If you’re in doubt about your legal obligations, the Charity Commission provides detailed guidance on the legal or regulatory requirements that both a charity and tis trustees either ‘must’ or ‘should’ comply with.

Modern slavery statement

If your charity is incorporated, you’ll need to publish a modern slavery statement. There are certain inclusions that a modern slavery statement must outline, including the steps taken by the organisation to ensure that neither slavery nor human trafficking is taking place in the totality of the charity.

Depending on the level of risk in the area your charity serves, you may even need to produce a bespoke policy on modern slavery.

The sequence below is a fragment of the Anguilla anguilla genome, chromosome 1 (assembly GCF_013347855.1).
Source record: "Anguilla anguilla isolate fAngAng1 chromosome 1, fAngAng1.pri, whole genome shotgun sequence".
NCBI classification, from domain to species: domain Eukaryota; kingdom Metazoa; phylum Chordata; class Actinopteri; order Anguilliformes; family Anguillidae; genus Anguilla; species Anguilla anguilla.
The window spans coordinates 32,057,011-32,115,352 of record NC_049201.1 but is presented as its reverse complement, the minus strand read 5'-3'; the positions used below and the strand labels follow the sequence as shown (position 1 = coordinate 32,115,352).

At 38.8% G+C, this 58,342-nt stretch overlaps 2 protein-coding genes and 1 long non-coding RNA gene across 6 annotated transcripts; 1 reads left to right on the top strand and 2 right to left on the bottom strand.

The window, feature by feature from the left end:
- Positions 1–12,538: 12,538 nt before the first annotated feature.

Financial compliance

We detail the kind of financial regulations your charity needs to comply with above.

You’ll also need to accord to the Statement of Recommended Practice for charity accounting, and the Fundraising Regulator (for England, Wales and Northern Ireland), which advocates best fundraising practices.


As a charity, you should invest in risk management strategies to protect your organisation via insurance. It’s also a legal responsibility for charity trustees.

The right insurance for your charity will depend on your needs and services. You may need public liability insurance, and if you have employees, you’re legally required to hold employer’s liability insurance. You may also need insurance for volunteers, too.

Help your charity to run better with a streamlined communication strategy

VS Group are a telecoms company that charities trust. We help charities save an average of 30% compared to their current technology spend, helping you to better serve your community.

Find out how VS Group can help your organisation by booking a demo with us via our online contact page, or email us on